In the present invention, a color ink transfer printing device includes first through fourth ink containers for retaining ink held under pressure. The ink containers are respectively associated with first through fourth perforated ink transfer surfaces. Preferably, the ink containers retain cyan, magenta, yellow and blacks, respectively. The operating principle of the present invention is to drive the ink transfer process by changing the viscosity of the colored ink near certain of the perforation. The viscosity of the colored ink near each of the perforations can be changed using a number of techniques, including thermal, magnetic and electric techniques.
Under ambient conditions, the viscosity of the colored ink prevents flow of the colored ink through the perforations of the ink transfer surfaces. However, a change in viscosity of the colored ink near certain of the perforations causes a controlled amount of the colored ink near each of these certain perforations to flow through these certain perforations and onto the ink transfer surfaces corresponding thereto. That is, the colored ink flows only after the viscosity of the colored ink is changed.
The colored ink which has flowed onto the ink transfer surfaces forms ink dots on the ink transfer surfaces above these certain perforations. The ink dots can then be transferred to a printing media, thereby printing a color image. The ink dots may be transferred by contacting the printing media with the ink transfer surfaces. Alternatively, it may be preferable to initially transfer the ink dots to an intermediate surface and, thereafter, transfer the ink dots from the intermediate surface to the printing media.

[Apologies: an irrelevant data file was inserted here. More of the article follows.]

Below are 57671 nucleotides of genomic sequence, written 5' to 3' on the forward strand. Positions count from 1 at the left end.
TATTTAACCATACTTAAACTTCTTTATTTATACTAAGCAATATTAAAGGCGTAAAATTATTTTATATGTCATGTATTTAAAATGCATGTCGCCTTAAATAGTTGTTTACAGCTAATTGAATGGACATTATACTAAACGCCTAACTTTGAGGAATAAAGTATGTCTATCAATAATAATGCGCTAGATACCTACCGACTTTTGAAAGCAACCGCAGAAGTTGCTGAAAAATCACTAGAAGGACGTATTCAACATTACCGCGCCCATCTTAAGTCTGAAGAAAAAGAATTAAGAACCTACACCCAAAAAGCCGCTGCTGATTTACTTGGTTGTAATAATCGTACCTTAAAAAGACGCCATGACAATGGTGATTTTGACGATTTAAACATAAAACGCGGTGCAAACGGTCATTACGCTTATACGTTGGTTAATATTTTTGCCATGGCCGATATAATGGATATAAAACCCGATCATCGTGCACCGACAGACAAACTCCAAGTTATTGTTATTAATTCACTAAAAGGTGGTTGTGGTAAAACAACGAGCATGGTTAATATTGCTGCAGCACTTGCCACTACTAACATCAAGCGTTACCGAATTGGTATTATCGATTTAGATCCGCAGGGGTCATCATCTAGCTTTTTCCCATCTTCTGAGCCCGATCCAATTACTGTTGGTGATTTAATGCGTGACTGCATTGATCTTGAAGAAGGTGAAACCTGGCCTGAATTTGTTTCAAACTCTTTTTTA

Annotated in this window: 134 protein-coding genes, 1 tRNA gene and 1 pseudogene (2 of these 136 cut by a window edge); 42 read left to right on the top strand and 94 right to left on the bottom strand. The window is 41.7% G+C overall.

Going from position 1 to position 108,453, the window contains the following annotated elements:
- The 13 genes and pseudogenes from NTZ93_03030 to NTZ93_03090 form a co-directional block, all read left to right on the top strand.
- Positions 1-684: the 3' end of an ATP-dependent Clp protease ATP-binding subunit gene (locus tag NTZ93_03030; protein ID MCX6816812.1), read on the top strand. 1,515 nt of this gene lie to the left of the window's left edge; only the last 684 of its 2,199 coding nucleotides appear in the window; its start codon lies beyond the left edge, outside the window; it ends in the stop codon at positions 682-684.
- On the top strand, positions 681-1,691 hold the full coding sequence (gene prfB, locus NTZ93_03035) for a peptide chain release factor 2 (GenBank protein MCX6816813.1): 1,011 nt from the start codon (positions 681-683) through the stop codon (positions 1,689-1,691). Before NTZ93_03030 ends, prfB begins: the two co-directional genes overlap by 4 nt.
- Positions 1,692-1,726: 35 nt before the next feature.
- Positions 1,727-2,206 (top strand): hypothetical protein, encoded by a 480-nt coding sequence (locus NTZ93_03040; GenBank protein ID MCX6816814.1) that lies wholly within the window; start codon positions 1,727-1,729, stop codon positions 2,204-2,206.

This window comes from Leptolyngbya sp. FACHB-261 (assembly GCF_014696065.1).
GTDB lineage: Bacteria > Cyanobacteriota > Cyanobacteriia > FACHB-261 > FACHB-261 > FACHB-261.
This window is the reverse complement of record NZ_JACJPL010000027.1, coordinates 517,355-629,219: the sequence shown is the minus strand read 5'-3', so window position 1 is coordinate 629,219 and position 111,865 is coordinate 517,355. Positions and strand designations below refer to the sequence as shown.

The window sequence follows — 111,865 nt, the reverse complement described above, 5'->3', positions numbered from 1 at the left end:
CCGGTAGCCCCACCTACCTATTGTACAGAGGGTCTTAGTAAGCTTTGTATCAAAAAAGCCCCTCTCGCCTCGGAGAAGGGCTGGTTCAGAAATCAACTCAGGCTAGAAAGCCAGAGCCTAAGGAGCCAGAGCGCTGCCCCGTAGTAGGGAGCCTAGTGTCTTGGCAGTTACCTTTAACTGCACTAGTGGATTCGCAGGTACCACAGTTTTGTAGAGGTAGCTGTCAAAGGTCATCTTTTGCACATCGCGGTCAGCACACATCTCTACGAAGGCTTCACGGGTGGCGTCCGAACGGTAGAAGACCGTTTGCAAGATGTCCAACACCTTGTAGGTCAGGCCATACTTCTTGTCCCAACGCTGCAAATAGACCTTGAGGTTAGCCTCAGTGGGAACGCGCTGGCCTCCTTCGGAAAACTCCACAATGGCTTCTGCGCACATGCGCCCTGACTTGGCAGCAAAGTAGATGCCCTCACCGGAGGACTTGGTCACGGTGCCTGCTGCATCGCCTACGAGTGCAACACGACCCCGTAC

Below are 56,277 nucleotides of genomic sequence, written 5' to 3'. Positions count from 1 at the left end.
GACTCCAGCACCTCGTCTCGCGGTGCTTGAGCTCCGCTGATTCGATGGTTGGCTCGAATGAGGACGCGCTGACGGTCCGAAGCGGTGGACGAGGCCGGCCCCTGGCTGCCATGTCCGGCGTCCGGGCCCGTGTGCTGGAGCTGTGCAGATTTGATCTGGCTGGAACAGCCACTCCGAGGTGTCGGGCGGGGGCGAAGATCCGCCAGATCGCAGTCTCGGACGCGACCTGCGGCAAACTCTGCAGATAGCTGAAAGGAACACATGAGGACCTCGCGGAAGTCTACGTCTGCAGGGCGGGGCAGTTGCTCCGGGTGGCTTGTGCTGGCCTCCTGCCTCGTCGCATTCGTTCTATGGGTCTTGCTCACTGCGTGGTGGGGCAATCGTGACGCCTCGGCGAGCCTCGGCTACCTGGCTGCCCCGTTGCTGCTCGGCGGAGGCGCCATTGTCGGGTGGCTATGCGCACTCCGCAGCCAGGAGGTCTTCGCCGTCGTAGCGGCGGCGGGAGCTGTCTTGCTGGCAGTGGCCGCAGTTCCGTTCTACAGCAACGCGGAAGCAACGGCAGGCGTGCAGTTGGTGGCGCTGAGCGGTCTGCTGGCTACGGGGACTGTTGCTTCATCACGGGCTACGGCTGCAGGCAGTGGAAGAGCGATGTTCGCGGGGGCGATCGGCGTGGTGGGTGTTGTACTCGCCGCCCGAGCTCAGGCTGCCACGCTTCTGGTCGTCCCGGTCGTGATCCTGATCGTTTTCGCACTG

The present invention offers a number of benefits, including the following. The printing technique of the present invention is capable of high speed and high resolution color printing. In addition, the printing technique can perform gray scale toning, continuous toning and full color printing when printing an image. The printing technique of the present invention can also achieve excellent print quality on a variety of printing media using a wide range of inks. Moreover, the printing technique can be engineered to print a character, a line, or a page at a time.
The present invention will be readily understood by the following description in conjunction with the accompanying drawings, wherein like reference numerals designate like structural elements, and in which:
FIG. 1 is a three-dimensional diagram of a perforated ink transfer device which includes an ink reservoir and a perforated sheet according to the present invention;
FIG. 2 is a three-dimensional diagram illustrating a small printhead in comparison to a page to be printed;